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Old 09-08-2018, 11:45 AM
Susan McLean Susan McLean is offline
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Michael, the plural "sie" would seem to refer to mouths rather than to the singular sarcophagus that has been described, but for the poem to make sense, I think the real question is not "Who will use the destroying mouths someday?" but "Who will find a use for the sarcophagi/selves once they have been emptied?" The title of the poem is plural, so even though one sarcophagus has been described, I think the readers are to take it as a metaphor for all of them/us.

Susan
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  #12  
Old 09-08-2018, 12:00 PM
David Callin David Callin is offline
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Hi Susan. What's going on with the sarcophagi here? They are being used - or reused - in some way? I'm really struggling with what that might be at the moment, and it's getting in the way of my appreciation of the poem.

Brave of you - or anyone - to take Rilke on!

Cheers

David
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Old 09-08-2018, 12:57 PM
Susan McLean Susan McLean is offline
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David, Rilke had witnessed the re-use of Roman sarcophagi in palatial Italian homes, usually as a fountain receptacle in a garden or courtyard. Many of the sarcophagi are beautifully carved with scenes from Roman mythology or Christian stories. In ancient Roman times, cemeteries had to be located outside of cities, so the ornate sarcophagi would originally have lined the roads leading from the city in all directions. Rich people of later times would just appropriate them and haul them to their homes as decoration.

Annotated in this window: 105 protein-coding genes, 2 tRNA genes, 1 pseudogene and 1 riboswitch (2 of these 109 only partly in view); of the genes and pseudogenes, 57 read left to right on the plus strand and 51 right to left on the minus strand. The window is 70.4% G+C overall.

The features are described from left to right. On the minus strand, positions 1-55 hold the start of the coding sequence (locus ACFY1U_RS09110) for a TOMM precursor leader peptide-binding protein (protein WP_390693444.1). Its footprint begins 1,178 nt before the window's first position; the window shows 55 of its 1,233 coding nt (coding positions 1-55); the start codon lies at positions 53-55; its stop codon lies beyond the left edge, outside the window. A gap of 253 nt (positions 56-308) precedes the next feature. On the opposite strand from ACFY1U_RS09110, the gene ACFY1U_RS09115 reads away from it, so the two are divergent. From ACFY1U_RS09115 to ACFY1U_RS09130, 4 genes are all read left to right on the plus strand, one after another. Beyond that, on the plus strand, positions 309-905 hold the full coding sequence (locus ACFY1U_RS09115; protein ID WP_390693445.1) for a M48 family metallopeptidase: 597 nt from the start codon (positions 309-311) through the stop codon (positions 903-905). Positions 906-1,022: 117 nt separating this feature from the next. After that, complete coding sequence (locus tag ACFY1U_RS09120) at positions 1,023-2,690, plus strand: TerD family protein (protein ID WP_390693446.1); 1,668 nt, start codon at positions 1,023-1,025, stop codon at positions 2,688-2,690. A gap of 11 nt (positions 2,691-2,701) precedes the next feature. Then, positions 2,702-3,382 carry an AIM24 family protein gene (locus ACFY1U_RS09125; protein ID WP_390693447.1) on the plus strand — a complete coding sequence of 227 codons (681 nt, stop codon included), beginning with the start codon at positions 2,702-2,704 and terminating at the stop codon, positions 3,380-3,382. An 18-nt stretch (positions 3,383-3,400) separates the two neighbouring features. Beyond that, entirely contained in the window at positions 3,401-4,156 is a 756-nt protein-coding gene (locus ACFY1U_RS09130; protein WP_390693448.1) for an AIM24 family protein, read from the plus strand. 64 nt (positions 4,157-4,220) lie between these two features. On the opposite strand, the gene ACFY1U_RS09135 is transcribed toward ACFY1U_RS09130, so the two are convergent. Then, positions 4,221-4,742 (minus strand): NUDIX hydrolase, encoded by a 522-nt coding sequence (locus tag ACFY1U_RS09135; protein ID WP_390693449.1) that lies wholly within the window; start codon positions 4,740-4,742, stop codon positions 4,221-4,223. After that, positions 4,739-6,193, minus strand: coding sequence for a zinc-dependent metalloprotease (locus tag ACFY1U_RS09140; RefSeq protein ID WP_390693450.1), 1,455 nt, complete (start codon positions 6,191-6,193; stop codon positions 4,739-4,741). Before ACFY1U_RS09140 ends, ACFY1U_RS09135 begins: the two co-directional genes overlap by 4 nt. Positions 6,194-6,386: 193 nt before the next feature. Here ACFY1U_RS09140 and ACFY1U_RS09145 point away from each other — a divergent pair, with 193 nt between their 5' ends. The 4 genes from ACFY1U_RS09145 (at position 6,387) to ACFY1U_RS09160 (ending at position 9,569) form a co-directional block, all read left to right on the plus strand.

Susan
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Old 09-08-2018, 05:52 PM
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Michael F Michael F is offline
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Susan, that is a wonderful biographical and historical note. If you are planning a book, as I hope you are, you must include that as a note...

M
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Old 09-09-2018, 02:36 PM
David Callin David Callin is offline
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Ah, okay. That helps, I think. Thank you.

David
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Old 09-10-2018, 02:10 PM
David Callin David Callin is offline
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Actually, I found this elsewhere. I think it's very helpful - if it's right ...

Two pieces of information are crucial to a proper understanding of this poem. First, the word “sarcophagus” comes from two words in the ancient Greek that together mean “flesh eater.” As the Oxford Universal Dictionary (3d ed.) notes, “sarcophagus” originally referred to a kind of stone that was supposed to devour decaying flesh. Eventually, it came to refer to coffins made from this stone. Second, in the years preceding the publication of New Poems, Rainer Maria Rilke made several visits to Italy. Always attentive to the historical and cultural details of the places he visited, Rilke at one point discovered, as Robert Bly explains in Selected Poems of Rainer Maria Rilke (1981), that “In the middle ages, Italian farmers would knock the ends out [of the sarcophagi] and line them up so that they became irrigation canals, carrying water from field to field.” Between these two pieces of knowledge, Rilke will weave his poem.
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Old 09-10-2018, 03:06 PM
Susan McLean Susan McLean is offline
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David, I'm sure that Rilke knew that "sarcophagus" means "flesh-eater," since he is punning on that sense in his references to the self-consuming clothing and the body that dissolved. However, I definitely do not think that he wants us to picture the ornate sarcophagi as defaced parts of an irrigation channel. His focus on the beauty of the container filled with reflecting, shimmering water surely is alluding to the ornamental reuse of the containers as fountain basins in the stately homes.

Susan
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